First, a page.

Ideally, you will want to have sunshine for at least 4-6 hours per day. If you have large shade trees in your yard, the experts at Metro Pools recommend a buffer of 50 feet to prevent large deposits of leaves in the pool and avoid potential damage to the tree roots.
Sunlight is so effective at reducing chlorine that a bright, sunny day can do so by 90 percent in just two hours. Pool maintenance workers add chlorine daily and use chemical stabilizers to prevent this loss.
I estimate that during peak summer months, the pool probably gets 4-6 hours of full sunlight. After this, the trees (mostly my neighbor's) block most of the sunlight. Without any heating, the pool typically settles in the mid-70's.
Even in full shade, a solar blanket helps retain heat. It acts as a thermal blanket at night, holding that heat in, no matter where it comes from, outside temp, gas, electric, or solar heat; making a solar blanket highly recommended with any heating system, simply to help maintain the energy used for heating.
How close can I install my pool to an existing tree? Trees basically look the same under the ground as they do above ground. So as a general rule of thumb, try to stay outside of the drip line of the tree if possible...but this rule is not set in stone.
As a safe rule, your pool should be installed outside the perimeter of a tree's upper canopy on the ground, if you have enough space. If you lack the area or want to prioritize the tree's safety; however, it is best to build your pool fifteen feet away from any tree trunks in your yard.
Overgrown Tree Roots
However, they can cause harm to your pool equipment. Large tree roots can grow into the structure and cause cracks that lead to an in-ground pool leak. It's advisable to install your pool away from trees with large secondary roots.
You know those black trash bags? They can hold heat too. Fix one up to a hula hoop and if you want, cut one side of a pool noodle to add buoyancy and you've got yourself a super cheap pool heater.
In sunny areas, a dark cover will provide some additional heat. When used the right way, a black tarp can help with pool heating. For example, when using the black hose trick, you can lay your black hoses on a black tarp. This can help generate more heat.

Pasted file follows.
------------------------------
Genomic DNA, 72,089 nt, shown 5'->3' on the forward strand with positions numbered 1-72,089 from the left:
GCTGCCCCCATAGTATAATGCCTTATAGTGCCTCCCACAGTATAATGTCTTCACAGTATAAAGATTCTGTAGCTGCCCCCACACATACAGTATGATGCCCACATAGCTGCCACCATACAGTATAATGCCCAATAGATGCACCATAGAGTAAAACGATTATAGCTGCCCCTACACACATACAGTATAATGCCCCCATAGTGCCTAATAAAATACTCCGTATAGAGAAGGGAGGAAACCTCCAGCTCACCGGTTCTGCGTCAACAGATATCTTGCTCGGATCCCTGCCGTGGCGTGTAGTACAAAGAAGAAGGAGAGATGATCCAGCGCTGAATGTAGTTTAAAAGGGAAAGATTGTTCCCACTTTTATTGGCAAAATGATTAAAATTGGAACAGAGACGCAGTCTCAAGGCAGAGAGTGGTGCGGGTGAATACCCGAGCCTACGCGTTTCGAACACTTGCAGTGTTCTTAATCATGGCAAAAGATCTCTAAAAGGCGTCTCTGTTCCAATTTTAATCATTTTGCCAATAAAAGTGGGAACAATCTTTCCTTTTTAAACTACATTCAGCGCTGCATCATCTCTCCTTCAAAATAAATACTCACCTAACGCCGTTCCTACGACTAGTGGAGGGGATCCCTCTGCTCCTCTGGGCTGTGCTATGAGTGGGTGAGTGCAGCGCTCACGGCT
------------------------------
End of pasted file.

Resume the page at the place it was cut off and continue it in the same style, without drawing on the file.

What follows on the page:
You can significantly reduce swimming pool heating costs by installing a solar pool heater. They're cost competitive with both gas and heat pump pool heaters, and they have very low annual operating costs. Actually, solar pool heating is one of the most cost-effective use of solar energy in some climates.
On average, the rise in temperature will be 2 to 5 degrees F for each circulation of water through the solar system. It normally takes from 8 to 12 hours to cycle all of the water in your pool so you can expect an overall temperature rise of 5 to 15 degree F after several days of sunny weather.
The most ideal positioning for your pool is a spot that delivers privacy, catches the sun in autumn or spring, is sheltered from the wind and allows safe supervision of your children. There are also a few other factors you may consider priorities when you are deciding on your swimming pool placement.
It turns into a gas that's released into the atmosphere. Chlorine degradation in sunlight is surprisingly high. How fast does chlorine evaporate from a pool? Just two hours of sunlight on a beautiful day can reduce the chlorine level in your pool by as much as 90 percent.
The ultraviolet rays of the sun can reduce chlorine by up to 90 percent in two hours! And if it's a hot day, warmer water tends to breed more bacteria, and so the pool's chlorine gets used up faster and must be replenished more frequently.
Besides these products, an increase in the pH level can be triggered by a sudden spike in the temperature of the water. For instance, if your pool water is always exposed to direct sunlight, an unexpected heatwave could cause the pH to go higher than normal.
This black hose trick uses solar energy in a simple but clever way to heat the pool. Purchase a black garden hose. Unravel the hose and connect it to the water tap outside your house. Then run the hose to a spot that gets direct sunlight, and wrap the house in coil formation in the direct sunlight.
The National Center for Cold Water Safety states that swimmers entering water with a temperature below 70 degrees Fahrenheit should proceed with caution. Temperatures in the 80s or higher are even better for taking a dip in your backyard swimming pool.
Yes, 75 and cloudy is quite comfortable for swimming as well as many other activities. Ideally the water will be a similar temperature or slightly warmer. If it is particularly cold just be sure not to stay in too long.
Lay a clear tarp over the pool to allow sunlight into it and to do a little insulating in the evenings. I'm in WI and after a lot of reading I ordered a new solar cover this year, clear as it's supposed to let the heat in and then keep it in.
In order to protect your trees during construction, set up a temporary plastic fence around the drip line for the tree branches. This will ensure that the roots do not get hit with equipment accidentally. You can remove the fencing once the pool construction is complete, and your yard should look the way it did before.
It's true. Tree roots can damage the structure of a swimming pool or spa, or the decking surrounding them. Common trees whose roots radiate and can ultimately cause this kind of damage include poplar, ash, alder, and pine.
Ideally, your inground pool is located at least 15 feet away from the base of any tree. So, as you can see, removing some trees can preserve your investment in your inground pool.